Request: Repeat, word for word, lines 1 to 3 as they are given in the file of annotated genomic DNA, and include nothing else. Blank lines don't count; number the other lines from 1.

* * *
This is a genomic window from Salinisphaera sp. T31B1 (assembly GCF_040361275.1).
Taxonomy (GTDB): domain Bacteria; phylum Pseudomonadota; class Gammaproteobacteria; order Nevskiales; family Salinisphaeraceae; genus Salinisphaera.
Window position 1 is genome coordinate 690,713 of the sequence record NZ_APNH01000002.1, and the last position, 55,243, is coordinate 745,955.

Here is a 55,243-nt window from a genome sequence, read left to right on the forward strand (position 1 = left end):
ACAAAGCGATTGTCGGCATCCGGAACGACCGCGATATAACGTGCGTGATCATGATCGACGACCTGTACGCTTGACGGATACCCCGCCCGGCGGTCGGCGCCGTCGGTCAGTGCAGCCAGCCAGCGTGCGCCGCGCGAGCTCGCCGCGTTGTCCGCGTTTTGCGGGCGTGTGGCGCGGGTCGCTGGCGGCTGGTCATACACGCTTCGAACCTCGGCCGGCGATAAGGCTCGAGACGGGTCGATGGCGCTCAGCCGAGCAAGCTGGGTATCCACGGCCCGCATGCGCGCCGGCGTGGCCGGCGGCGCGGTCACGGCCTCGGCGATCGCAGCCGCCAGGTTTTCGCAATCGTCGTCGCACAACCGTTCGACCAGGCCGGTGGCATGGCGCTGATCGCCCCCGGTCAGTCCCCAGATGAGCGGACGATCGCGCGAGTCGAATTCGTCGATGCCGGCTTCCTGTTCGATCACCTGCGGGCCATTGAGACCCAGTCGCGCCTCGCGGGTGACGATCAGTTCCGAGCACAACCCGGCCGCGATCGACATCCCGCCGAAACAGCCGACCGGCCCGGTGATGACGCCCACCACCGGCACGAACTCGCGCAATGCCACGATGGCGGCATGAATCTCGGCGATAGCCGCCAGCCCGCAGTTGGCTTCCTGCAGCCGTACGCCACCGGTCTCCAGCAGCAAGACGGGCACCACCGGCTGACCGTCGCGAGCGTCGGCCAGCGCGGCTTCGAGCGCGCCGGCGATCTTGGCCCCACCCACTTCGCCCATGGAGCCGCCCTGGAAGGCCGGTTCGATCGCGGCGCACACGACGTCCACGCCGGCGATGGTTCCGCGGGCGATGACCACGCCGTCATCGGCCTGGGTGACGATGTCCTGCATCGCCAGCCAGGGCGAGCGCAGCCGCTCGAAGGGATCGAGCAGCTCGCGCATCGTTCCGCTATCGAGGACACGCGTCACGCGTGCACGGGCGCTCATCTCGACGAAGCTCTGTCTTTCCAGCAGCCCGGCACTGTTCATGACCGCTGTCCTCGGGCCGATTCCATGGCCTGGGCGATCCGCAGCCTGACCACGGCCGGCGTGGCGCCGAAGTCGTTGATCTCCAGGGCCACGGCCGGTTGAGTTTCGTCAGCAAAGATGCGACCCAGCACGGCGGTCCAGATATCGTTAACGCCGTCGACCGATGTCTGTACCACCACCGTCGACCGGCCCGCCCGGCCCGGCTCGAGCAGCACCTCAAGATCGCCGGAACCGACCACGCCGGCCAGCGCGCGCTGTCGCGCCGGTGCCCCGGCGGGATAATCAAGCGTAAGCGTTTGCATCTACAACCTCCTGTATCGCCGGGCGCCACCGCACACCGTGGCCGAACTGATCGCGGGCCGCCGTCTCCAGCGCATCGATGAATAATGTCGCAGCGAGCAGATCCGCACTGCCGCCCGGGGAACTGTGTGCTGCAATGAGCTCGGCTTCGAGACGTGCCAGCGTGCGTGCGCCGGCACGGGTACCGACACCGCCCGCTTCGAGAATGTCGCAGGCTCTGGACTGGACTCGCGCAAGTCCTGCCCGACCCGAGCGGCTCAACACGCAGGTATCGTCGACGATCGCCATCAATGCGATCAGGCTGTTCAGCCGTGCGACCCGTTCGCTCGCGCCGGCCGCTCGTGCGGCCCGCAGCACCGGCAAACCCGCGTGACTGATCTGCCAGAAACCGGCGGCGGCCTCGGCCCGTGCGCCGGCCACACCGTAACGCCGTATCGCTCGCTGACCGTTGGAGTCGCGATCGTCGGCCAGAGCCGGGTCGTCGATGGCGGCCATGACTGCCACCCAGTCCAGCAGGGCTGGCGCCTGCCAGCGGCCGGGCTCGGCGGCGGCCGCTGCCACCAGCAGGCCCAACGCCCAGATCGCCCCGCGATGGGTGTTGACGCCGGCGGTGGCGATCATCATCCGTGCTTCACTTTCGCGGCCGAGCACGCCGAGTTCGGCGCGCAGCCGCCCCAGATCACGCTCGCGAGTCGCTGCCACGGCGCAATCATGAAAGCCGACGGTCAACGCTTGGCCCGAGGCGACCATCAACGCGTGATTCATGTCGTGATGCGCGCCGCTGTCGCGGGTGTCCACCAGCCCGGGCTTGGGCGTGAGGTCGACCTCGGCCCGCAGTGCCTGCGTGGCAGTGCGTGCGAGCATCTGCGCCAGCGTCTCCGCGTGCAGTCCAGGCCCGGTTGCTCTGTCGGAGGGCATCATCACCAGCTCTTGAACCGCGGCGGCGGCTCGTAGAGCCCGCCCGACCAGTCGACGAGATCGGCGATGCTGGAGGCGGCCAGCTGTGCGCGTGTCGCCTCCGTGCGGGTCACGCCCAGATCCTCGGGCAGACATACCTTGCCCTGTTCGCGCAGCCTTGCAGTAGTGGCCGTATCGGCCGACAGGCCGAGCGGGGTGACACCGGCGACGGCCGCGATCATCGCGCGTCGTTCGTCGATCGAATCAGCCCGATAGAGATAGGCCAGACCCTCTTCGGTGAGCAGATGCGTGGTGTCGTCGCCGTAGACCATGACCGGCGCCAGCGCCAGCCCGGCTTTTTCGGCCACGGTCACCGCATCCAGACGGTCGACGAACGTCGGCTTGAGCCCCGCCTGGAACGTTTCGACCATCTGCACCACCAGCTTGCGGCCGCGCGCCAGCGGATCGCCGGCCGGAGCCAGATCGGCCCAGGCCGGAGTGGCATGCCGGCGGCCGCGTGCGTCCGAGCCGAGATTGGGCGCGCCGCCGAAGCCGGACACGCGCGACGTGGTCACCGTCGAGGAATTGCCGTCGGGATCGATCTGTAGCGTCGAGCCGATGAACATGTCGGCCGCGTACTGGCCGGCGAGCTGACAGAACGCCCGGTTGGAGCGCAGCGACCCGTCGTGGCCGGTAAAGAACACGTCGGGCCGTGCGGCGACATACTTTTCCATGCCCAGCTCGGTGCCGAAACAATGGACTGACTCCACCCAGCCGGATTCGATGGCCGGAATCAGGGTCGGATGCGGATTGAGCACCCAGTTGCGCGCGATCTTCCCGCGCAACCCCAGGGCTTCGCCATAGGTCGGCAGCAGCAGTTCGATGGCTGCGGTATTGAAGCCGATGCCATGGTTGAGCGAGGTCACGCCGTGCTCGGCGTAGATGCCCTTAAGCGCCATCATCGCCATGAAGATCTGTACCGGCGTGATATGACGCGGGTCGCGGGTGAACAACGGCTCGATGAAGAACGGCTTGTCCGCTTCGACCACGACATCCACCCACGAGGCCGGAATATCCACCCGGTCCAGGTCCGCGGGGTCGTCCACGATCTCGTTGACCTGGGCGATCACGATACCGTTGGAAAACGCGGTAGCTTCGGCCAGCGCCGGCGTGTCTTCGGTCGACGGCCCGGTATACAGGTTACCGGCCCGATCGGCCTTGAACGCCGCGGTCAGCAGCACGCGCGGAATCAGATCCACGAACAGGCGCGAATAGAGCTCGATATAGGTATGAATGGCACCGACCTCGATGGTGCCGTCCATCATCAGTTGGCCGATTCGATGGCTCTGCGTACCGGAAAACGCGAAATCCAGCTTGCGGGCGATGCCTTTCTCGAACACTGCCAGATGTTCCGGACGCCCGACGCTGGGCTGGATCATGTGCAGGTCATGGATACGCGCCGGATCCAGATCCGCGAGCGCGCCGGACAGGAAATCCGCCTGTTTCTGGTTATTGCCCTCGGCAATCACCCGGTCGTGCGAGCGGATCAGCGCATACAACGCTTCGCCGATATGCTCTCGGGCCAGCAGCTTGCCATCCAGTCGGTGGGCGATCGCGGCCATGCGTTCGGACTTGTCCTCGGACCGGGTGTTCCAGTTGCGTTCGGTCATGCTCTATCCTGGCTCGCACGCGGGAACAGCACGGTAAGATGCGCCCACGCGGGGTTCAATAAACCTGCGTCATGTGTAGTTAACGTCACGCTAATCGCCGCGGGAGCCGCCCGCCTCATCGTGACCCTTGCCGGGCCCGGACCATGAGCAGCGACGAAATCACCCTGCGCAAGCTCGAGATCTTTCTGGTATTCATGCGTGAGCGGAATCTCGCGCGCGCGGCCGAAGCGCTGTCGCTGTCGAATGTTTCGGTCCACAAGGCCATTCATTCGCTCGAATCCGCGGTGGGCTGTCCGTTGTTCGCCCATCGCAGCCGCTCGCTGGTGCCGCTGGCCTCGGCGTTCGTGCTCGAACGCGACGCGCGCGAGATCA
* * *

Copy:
This is a genomic window from Salinisphaera sp. T31B1 (assembly GCF_040361275.1).
Taxonomy (GTDB): domain Bacteria; phylum Pseudomonadota; class Gammaproteobacteria; order Nevskiales; family Salinisphaeraceae; genus Salinisphaera.
Window position 1 is genome coordinate 690,713 of the sequence record NZ_APNH01000002.1, and the last position, 55,243, is coordinate 745,955.